• Global Backlog grooming once a week
  • Global Release planning once a week
  • 15-min daily standup everyday
  • Review of work done at least by another team member according to our Definition of Ready
  • Team retrospective once a month
I will describe each of these ceremonies, make you see our awesome task board and tell you how we build our backlog starting from customer needs in a number of coming posts.
Talk to you soon!

Saturday, 17 November 2012

Cultural transformation through deliberate practice of behaviors

This week I was at LESS2012 conference.
The conference overall was really interesting and I would like to start right away to share with you the 3 most inspiring things I brought home with me from the sessions I attended.

  1. The first one is from Jurgen Appelo’s keynote.
The whole performance rocked as usual, but I'm sure you will agree that the following concept is really great. He said that the verb “Manage” come from Italian “Maneggiare” and from French “Menage” which originally meant “drive and take care of horses”.
So Management is actually driving and taking care of organizations as they were living beings and they are indeed. That’s why management is too important to be left to managers: we must all lead.

  1. The second great quote is from Beyond Budgeting track hosted by Peter Bunce (Chairman of BBRT) and Bjarte Bogsnes.
They echoed Steve Jobs saying: I discovered that sometimes the best innovation is the company, the way you organize the company
We need a more self-regulating way of management. We all agree in principle with this, but the problem is bringing this to practical consequences.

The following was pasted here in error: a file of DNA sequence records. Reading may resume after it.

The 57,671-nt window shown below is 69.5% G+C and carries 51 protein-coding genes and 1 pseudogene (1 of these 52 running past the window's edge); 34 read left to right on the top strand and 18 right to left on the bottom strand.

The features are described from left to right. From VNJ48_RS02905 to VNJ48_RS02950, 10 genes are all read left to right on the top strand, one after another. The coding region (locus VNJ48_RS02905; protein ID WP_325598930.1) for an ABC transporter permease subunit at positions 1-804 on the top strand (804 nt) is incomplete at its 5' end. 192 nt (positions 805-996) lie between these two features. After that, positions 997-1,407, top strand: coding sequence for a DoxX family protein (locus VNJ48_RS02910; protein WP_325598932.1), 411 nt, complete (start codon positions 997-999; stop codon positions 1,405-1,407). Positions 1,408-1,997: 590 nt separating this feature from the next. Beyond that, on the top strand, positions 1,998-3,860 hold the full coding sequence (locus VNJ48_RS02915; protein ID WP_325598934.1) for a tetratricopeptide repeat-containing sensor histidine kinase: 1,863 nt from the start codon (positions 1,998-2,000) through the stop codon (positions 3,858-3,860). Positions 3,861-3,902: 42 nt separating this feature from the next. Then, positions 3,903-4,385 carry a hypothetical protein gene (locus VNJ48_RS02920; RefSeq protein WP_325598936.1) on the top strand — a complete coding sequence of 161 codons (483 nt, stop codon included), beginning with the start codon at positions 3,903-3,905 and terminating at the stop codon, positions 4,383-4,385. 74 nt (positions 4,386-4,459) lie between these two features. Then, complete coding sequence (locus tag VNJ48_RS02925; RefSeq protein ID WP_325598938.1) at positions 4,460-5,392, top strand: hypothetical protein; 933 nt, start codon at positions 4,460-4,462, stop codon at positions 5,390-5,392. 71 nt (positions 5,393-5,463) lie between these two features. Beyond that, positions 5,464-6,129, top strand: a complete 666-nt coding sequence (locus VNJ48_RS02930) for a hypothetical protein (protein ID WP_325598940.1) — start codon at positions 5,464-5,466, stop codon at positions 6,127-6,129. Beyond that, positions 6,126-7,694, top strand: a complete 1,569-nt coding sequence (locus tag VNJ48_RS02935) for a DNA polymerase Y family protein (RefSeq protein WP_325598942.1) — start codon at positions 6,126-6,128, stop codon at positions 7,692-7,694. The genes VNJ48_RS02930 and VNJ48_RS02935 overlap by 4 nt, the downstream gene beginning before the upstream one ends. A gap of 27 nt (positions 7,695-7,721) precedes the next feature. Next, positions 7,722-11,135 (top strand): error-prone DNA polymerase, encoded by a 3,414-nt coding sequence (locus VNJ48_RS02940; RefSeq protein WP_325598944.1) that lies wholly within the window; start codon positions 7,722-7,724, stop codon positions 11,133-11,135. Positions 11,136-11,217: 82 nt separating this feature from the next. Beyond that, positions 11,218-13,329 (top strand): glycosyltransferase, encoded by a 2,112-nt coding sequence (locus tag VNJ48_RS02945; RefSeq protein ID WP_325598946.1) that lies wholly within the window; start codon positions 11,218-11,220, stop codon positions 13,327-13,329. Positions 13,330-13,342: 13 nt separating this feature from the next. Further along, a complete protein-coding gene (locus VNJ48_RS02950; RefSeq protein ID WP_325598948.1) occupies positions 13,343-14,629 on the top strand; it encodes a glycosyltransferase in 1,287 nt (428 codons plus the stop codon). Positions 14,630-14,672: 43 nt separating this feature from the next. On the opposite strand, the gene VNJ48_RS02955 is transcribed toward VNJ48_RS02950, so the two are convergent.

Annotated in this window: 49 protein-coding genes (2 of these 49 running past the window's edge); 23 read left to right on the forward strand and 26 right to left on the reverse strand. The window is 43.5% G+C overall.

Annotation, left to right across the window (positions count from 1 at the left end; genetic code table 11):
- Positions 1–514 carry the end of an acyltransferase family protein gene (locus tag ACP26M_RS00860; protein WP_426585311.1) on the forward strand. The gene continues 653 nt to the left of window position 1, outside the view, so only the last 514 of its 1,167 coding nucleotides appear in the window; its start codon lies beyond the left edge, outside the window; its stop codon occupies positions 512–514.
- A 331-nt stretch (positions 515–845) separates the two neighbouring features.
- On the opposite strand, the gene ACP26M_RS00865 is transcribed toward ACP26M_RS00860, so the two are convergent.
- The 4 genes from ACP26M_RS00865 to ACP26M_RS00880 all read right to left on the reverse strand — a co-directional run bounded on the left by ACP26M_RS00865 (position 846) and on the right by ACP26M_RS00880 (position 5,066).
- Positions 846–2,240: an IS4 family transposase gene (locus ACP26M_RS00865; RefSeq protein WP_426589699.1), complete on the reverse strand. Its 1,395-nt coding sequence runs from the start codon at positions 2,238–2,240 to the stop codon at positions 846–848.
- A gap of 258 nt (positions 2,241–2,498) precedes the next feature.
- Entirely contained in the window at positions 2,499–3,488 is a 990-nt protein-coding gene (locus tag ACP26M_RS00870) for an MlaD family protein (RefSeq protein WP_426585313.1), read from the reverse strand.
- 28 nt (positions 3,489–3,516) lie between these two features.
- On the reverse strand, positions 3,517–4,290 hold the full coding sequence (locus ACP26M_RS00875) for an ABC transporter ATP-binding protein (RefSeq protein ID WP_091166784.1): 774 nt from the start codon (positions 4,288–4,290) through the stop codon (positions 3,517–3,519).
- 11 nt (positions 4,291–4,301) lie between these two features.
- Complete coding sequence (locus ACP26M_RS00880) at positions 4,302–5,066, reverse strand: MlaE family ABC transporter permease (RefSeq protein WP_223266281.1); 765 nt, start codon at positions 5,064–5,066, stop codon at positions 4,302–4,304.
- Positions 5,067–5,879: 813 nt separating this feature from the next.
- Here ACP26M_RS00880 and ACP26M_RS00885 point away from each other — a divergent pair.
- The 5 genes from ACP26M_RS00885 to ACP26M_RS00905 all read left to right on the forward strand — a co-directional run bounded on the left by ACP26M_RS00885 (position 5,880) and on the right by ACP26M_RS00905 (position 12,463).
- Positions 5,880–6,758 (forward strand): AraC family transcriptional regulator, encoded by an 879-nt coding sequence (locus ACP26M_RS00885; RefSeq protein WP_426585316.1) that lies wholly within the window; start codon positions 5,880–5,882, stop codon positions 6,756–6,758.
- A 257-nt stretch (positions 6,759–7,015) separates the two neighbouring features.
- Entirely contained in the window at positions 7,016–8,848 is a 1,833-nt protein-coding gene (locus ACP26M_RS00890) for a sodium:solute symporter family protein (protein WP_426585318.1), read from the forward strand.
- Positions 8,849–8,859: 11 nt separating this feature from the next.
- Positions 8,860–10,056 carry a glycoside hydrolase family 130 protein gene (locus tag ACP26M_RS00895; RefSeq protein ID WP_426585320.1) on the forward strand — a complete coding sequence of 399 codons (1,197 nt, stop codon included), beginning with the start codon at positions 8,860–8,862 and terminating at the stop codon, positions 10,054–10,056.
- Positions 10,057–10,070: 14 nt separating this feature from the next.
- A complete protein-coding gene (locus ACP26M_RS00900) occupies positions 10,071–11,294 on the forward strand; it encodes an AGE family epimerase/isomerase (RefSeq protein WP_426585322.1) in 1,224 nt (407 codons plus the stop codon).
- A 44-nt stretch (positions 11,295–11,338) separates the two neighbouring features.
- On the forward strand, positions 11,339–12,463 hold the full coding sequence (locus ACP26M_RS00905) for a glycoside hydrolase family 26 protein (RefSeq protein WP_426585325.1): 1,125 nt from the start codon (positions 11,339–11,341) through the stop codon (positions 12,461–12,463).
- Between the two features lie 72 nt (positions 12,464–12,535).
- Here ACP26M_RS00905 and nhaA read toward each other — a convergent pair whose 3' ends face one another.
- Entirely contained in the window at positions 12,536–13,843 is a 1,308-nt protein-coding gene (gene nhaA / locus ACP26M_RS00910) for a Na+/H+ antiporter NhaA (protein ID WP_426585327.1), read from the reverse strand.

Most companies say or write that, but the problem is what we do, not what we say.
There are most times gaps between what we say and what we do and this gap is poison for the organizations.

  1. Last reflections come from the other 2 keynotes.
Christopher Avery pointed out that traditional managers are always looking for single point of accountability, but collaboration does not work with single points of accountability.
Esko Kilpi added that from a social business standpoint, the individualistic view is fundamentally misleading: there's co-creation. So is the sense of personal responsibility. The new competitive edge will come from openness, transparent information and collaboration.

Awesome, isn’t it?

On the last day I held my workshop Learning to be a manager in the age of Agile.
The question I put was just the following.
If all the changes above are needed in 21st century management, compared to current mainstream management (still focusing on the very same practices invented more than 100 years ago with totally a different goal than making our companies responsive, adaptable and innovative), what is a feasible path to get there?

The proposal I made is based on 3 steps:
  1. Challenging current management beliefs
  2. Challenging your actions in the light of Agile and Lean principles
  3. Deliberate practice of functional behaviors in line with the principles
The idea is to break the maps wired so far in our brain by all experiences and beliefs in our life and which we follow naturally like a river bed to interpret the reality. Then build instead, drop by drop, new side river beds, which could allow us to see the reality with new eyes and act accordingly.

After the conference I had the pleasure to discuss this approach with Dawna Jones, who very well pointed out how just focusing on behaviors allows to achieve only short term and not permanent cultural changes.